After my last serious relationship ended, I was left unexpectedly single. I quickly realized that I had no idea how to get back out there (“out there” being the dating world) and meet other single people. Some friends suggested online dating—I gasped in horror.
“But the internet is full of strangers!” I protested.
My wise (and definitely married friend) said “Everyone is a stranger to you, until they aren’t.” Okay Dr. Phil, calm down with the advice.
Over the last five years, I have had an on and off again relationship with OkCupid. I deactivate my account more frequently than a child asks “Are we there yet?” on a road trip. I freak out and have an anxiety attack whenever I come across a profile of someone I know. I realize this is a contradiction to my initial opposition to online dating, but I don’t want people I KNOW, knowing that I’m online…dating. Listen, I don’t have to explain the inner workings of my brain. Nor do you really want me to, it’s a messy and scary place. The point is, I can’t commit to this online dating thing. Somedays I think it’s my only option and other days I feel strongly about it not being able to work for me.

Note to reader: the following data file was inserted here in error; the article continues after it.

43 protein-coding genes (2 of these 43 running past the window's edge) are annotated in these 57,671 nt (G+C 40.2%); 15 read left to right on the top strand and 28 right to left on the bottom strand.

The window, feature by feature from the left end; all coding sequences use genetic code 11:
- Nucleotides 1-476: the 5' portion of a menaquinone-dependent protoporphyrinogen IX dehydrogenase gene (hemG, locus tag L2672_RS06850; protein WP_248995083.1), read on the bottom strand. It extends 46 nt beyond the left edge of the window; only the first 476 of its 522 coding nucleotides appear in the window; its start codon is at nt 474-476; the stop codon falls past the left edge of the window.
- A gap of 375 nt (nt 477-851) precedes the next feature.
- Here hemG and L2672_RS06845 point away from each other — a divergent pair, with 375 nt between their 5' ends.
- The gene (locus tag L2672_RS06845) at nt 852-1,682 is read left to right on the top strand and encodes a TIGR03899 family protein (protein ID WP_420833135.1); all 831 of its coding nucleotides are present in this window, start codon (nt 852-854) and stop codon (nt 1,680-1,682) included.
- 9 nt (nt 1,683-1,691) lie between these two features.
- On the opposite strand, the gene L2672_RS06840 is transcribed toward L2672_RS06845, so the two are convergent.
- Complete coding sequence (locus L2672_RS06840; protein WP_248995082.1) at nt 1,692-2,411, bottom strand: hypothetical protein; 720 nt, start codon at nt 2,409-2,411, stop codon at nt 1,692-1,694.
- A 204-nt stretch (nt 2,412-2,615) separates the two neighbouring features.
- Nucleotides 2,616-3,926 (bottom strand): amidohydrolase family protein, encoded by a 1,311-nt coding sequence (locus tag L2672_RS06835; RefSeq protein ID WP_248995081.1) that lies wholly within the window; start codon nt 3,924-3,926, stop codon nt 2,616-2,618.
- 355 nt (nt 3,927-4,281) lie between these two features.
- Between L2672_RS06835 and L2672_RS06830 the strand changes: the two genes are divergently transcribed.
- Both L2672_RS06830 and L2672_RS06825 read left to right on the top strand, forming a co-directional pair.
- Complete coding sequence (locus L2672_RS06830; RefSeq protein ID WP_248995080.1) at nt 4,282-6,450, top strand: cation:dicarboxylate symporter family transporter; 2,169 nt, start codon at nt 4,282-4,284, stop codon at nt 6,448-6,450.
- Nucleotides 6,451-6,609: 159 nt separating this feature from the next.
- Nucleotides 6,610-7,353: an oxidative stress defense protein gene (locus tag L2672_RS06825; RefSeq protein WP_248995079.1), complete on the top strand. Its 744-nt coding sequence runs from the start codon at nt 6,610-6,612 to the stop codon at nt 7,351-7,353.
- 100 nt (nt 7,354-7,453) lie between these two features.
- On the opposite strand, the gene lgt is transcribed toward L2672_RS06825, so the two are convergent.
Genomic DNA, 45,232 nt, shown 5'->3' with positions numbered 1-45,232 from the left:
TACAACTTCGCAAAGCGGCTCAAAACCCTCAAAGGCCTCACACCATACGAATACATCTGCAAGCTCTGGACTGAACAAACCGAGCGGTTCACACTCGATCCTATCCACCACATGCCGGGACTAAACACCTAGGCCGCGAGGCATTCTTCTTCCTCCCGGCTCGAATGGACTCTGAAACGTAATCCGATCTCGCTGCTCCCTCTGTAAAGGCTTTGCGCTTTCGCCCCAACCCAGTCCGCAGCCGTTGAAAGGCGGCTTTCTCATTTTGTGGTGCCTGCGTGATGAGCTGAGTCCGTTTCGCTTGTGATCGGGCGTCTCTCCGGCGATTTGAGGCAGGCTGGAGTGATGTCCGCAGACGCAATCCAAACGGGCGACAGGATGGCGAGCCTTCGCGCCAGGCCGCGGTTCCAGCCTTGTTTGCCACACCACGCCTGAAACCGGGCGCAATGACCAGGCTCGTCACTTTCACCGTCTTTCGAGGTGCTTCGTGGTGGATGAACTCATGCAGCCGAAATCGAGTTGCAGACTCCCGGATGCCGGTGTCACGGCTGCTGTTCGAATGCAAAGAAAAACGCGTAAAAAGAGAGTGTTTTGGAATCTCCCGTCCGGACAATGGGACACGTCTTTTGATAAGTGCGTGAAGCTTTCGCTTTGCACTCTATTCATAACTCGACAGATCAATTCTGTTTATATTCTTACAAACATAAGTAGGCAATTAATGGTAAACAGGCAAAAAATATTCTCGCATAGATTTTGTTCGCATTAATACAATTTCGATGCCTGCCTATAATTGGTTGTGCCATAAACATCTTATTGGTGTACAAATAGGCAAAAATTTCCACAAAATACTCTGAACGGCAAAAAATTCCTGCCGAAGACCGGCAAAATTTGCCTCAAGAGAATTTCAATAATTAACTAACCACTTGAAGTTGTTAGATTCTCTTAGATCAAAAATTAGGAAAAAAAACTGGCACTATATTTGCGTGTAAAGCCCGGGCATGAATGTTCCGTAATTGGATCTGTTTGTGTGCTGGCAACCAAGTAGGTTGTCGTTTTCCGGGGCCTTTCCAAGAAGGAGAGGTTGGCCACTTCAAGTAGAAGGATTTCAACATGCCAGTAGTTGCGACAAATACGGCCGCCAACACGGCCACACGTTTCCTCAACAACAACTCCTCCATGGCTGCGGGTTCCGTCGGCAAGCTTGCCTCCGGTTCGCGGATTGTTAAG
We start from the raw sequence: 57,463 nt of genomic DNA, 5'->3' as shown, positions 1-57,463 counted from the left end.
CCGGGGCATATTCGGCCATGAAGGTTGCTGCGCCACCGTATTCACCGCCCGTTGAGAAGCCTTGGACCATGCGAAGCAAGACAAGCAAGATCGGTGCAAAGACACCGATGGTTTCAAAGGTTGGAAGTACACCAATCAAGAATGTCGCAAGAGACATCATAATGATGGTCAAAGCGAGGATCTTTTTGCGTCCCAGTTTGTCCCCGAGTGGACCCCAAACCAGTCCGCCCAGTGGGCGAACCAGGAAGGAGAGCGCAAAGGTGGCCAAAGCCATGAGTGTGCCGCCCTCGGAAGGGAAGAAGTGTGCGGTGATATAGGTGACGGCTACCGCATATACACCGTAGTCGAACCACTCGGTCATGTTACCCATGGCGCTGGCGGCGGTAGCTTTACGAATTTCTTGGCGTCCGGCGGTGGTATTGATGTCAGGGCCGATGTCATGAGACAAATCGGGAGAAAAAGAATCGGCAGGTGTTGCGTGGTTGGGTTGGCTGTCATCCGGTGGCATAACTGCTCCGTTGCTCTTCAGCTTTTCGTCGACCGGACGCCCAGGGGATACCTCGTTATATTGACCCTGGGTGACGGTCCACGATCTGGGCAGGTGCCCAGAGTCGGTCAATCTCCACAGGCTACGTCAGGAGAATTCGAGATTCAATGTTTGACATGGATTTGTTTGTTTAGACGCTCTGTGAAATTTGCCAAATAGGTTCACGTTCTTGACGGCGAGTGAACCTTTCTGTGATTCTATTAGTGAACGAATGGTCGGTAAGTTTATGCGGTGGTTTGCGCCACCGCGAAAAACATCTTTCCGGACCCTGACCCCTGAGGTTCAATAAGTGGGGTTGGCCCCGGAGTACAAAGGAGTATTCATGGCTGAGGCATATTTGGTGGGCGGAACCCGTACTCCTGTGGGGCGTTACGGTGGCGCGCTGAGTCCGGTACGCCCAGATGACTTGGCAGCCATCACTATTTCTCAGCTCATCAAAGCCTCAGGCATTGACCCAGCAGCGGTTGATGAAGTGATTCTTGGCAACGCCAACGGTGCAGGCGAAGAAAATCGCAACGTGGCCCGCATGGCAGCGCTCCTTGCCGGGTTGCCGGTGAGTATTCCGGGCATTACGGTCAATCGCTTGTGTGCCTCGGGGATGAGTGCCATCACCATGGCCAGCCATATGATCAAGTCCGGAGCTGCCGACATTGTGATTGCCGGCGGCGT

While I know several couples who met online and are the most adorable real-life couples now, I have not had that type of luck. Online dating is the worst. And yet at this moment I have an active dating profile on OkCupid. During my on and off again relationship with OkCupid I have had some interesting experiences. The worst of the worst have their own separate posts/chapters but, here are some highlights of the swing and misses.
Her: You seem to have a sense of humor and you are adorable so [thumbs up emoji x2]
Her (1 week later): I guess not LOL.